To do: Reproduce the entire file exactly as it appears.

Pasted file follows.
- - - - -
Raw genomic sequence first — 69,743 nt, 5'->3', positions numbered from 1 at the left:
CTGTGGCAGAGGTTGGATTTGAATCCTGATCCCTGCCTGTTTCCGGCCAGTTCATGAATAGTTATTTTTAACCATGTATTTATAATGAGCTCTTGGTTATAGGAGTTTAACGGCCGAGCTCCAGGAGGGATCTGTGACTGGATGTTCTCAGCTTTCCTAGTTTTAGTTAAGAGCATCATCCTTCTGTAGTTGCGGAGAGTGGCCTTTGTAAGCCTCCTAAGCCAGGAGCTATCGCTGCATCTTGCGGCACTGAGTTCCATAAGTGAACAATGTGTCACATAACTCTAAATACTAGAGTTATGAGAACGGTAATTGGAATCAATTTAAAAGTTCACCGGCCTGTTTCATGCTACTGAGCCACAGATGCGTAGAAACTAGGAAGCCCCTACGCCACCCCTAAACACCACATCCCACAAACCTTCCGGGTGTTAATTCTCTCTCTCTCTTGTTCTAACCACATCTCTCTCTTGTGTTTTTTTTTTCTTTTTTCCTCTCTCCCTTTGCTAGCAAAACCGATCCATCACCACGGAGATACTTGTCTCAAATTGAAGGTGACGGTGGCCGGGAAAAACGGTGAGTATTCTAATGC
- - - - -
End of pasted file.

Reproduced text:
Raw genomic sequence first — 69,743 nt, 5'->3', positions numbered from 1 at the left:
CTGTGGCAGAGGTTGGATTTGAATCCTGATCCCTGCCTGTTTCCGGCCAGTTCATGAATAGTTATTTTTAACCATGTATTTATAATGAGCTCTTGGTTATAGGAGTTTAACGGCCGAGCTCCAGGAGGGATCTGTGACTGGATGTTCTCAGCTTTCCTAGTTTTAGTTAAGAGCATCATCCTTCTGTAGTTGCGGAGAGTGGCCTTTGTAAGCCTCCTAAGCCAGGAGCTATCGCTGCATCTTGCGGCACTGAGTTCCATAAGTGAACAATGTGTCACATAACTCTAAATACTAGAGTTATGAGAACGGTAATTGGAATCAATTTAAAAGTTCACCGGCCTGTTTCATGCTACTGAGCCACAGATGCGTAGAAACTAGGAAGCCCCTACGCCACCCCTAAACACCACATCCCACAAACCTTCCGGGTGTTAATTCTCTCTCTCTCTTGTTCTAACCACATCTCTCTCTTGTGTTTTTTTTTTCTTTTTTCCTCTCTCCCTTTGCTAGCAAAACCGATCCATCACCACGGAGATACTTGTCTCAAATTGAAGGTGACGGTGGCCGGGAAAAACGGTGAGTATTCTAATGC